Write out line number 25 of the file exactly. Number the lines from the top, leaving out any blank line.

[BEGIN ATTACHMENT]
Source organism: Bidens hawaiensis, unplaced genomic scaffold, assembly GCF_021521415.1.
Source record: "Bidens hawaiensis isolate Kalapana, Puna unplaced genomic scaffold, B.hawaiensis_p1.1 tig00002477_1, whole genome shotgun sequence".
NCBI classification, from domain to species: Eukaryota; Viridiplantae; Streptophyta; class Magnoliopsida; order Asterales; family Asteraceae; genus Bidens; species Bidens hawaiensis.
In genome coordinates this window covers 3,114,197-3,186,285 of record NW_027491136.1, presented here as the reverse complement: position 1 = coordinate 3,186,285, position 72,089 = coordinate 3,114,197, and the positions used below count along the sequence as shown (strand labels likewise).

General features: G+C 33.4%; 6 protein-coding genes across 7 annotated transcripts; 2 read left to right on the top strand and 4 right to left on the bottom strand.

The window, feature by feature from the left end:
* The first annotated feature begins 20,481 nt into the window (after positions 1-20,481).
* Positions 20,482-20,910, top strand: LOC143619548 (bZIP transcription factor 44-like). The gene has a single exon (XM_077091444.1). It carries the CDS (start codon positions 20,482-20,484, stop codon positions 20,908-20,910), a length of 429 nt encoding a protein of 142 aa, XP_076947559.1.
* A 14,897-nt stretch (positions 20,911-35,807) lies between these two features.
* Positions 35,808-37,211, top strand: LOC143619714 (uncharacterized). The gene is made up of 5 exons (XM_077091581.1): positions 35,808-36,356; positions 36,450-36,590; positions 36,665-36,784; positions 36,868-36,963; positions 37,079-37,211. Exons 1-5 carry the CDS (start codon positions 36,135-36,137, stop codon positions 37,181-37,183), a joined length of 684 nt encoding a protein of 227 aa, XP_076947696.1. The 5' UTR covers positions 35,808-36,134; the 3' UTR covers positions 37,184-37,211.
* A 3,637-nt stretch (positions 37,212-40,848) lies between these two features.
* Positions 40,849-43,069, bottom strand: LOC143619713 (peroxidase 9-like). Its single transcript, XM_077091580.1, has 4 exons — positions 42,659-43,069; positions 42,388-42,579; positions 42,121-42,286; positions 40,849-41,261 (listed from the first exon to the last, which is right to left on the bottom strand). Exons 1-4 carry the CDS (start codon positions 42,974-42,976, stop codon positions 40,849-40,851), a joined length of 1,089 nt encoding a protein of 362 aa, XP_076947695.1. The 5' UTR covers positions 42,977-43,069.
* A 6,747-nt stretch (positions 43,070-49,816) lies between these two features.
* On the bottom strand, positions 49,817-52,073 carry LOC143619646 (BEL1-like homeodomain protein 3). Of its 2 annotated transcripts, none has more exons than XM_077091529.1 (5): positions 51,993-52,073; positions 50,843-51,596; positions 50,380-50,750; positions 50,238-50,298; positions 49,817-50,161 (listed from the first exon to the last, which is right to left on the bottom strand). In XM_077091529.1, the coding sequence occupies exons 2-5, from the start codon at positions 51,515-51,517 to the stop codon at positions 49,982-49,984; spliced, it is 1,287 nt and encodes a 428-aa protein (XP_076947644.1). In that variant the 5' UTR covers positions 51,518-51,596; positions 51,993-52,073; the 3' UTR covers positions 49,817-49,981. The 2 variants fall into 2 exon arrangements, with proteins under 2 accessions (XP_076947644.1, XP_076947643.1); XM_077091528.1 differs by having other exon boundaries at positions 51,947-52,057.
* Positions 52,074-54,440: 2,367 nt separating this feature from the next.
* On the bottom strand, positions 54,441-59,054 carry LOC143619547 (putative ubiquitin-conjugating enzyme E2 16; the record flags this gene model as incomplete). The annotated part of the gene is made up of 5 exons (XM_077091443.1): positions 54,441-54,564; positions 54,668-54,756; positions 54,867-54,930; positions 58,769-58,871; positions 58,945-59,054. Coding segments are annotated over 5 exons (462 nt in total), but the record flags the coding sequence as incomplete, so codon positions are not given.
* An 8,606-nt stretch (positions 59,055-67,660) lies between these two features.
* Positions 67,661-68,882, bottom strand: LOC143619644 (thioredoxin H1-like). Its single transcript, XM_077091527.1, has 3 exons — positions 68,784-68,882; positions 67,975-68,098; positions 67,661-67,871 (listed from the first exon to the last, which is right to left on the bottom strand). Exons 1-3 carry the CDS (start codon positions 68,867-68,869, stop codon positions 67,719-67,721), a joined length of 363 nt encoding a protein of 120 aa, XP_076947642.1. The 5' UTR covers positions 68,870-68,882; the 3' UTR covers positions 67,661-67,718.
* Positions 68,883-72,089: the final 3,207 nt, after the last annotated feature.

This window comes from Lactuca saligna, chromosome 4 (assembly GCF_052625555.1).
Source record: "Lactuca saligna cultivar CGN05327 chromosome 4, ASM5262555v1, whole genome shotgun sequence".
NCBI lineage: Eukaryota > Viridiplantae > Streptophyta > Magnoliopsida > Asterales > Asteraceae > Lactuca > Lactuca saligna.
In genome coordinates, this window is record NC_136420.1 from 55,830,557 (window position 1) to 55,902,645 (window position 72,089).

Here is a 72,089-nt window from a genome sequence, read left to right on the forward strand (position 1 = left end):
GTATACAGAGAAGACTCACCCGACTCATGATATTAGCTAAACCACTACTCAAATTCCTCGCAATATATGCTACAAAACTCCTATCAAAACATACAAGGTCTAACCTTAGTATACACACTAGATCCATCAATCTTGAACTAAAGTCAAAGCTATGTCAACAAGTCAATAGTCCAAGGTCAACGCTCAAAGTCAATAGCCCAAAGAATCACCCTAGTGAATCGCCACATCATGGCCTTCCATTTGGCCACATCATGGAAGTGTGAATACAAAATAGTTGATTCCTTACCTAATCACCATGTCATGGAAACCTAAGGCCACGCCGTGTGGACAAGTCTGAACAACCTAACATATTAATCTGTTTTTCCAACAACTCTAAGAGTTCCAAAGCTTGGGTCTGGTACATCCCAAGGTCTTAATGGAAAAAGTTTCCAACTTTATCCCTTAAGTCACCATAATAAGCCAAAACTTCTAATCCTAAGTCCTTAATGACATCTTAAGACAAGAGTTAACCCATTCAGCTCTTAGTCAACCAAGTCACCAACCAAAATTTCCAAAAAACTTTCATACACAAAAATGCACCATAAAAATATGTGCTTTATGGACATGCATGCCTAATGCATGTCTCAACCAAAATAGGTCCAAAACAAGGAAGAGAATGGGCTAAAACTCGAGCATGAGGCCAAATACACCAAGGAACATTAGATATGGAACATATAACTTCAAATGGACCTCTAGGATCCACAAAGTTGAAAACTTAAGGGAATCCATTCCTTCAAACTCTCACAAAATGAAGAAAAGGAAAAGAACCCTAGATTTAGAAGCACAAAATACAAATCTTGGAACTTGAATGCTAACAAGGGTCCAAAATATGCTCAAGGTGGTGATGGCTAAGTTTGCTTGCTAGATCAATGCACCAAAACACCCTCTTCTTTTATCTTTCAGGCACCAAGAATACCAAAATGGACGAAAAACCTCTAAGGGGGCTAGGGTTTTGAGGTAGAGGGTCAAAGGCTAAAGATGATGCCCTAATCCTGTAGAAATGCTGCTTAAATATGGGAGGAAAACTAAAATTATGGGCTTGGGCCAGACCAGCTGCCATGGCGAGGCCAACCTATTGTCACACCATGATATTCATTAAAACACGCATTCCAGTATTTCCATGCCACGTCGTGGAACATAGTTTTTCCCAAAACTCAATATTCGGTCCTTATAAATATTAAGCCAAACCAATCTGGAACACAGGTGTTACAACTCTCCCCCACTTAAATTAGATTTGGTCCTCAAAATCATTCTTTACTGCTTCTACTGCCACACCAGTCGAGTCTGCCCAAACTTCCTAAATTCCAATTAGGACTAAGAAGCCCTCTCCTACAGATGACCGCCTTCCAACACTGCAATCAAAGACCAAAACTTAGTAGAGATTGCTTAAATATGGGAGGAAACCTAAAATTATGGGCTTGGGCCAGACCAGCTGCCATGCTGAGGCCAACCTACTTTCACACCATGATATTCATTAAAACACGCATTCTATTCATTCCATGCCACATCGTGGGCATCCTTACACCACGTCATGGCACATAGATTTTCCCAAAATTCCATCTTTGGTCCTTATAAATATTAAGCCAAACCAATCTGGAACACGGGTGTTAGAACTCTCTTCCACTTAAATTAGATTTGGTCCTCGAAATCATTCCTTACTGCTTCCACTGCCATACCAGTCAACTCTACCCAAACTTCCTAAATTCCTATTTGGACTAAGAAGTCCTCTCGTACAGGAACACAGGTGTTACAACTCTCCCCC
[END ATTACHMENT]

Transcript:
GTATACAGAGAAGACTCACCCGACTCATGATATTAGCTAAACCACTACTCAAATTCCTCGCAATATATGCTACAAAACTCCTATCAAAACATACAAGGTCTAACCTTAGTATACACACTAGATCCATCAATCTTGAACTAAAGTCAAAGCTATGTCAACAAGTCAATAGTCCAAGGTCAACGCTCAAAGTCAATAGCCCAAAGAATCACCCTAGTGAATCGCCACATCATGGCCTTCCATTTGGCCACATCATGGAAGTGTGAATACAAAATAGTTGATTCCTTACCTAATCACCATGTCATGGAAACCTAAGGCCACGCCGTGTGGACAAGTCTGAACAACCTAACATATTAATCTGTTTTTCCAACAACTCTAAGAGTTCCAAAGCTTGGGTCTGGTACATCCCAAGGTCTTAATGGAAAAAGTTTCCAACTTTATCCCTTAAGTCACCATAATAAGCCAAAACTTCTAATCCTAAGTCCTTAATGACATCTTAAGACAAGAGTTAACCCATTCAGCTCTTAGTCAACCAAGTCACCAACCAAAATTTCCAAAAAACTTTCATACACAAAAATGCACCATAAAAATATGTGCTTTATGGACATGCATGCCTAATGCATGTCTCAACCAAAATAGGTCCAAAACAAGGAAGAGAATGGGCTAAAACTCGAGCATGAGGCCAAATACACCAAGGAACATTAGATATGGAACATATAACTTCAAATGGACCTCTAGGATCCACAAAGTTGAAAACTTAAGGGAATCCATTCCTTCAAACTCTCACAAAATGAAGAAAAGGAAAAGAACCCTAGATTTAGAAGCACAAAATACAAATCTTGGAACTTGAATGCTAACAAGGGTCCAAAATATGCTCAAGGTGGTGATGGCTAAGTTTGCTTGCTAGATCAATGCACCAAAACACCCTCTTCTTTTATCTTTCAGGCACCAAGAATACCAAAATGGACGAAAAACCTCTAAGGGGGCTAGGGTTTTGAGGTAGAGGGTCAAAGGCTAAAGATGATGCCCTAATCCTGTAGAAATGCTGCTTAAATATGGGAGGAAAACTAAAATTATGGGCTTGGGCCAGACCAGCTGCCATGGCGAGGCCAACCTATTGTCACACCATGATATTCATTAAAACACGCATTCCAGTATTTCCATGCCACGTCGTGGAACATAGTTTTTCCCAAAACTCAATATTCGGTCCTTATAAATATTAAGCCAAACCAATCTGGAACACAGGTGTTACAACTCTCCCCCACTTAAATTAGATTTGGTCCTCAAAATCATTCTTTACTGCTTCTACTGCCACACCAGTCGAGTCTGCCCAAACTTCCTAAATTCCAATTAGGACTAAGAAGCCCTCTCCTACAGATGACCGCCTTCCAACACTGCAATCAAAGACCAAAACTTAGTAGAGATTGCTTAAATATGGGAGGAAACCTAAAATTATGGGCTTGGGCCAGACCAGCTGCCATGCTGAGGCCAACCTACTTTCACACCATGATATTCATTAAAACACGCATTCTATTCATTCCATGCCACATCGTGGGCATCCTTACACCACGTCATGGCACATAGATTTTCCCAAAATTCCATCTTTGGTCCTTATAAATATTAAGCCAAACCAATCTGGAACACGGGTGTTAGAACTCTCTTCCACTTAAATTAGATTTGGTCCTCGAAATCATTCCTTACTGCTTCCACTGCCATACCAGTCAACTCTACCCAAACTTCCTAAATTCCTATTTGGACTAAGAAGTCCTCTCGTACAGGAACACAGGTGTTACAACTCTCCCCC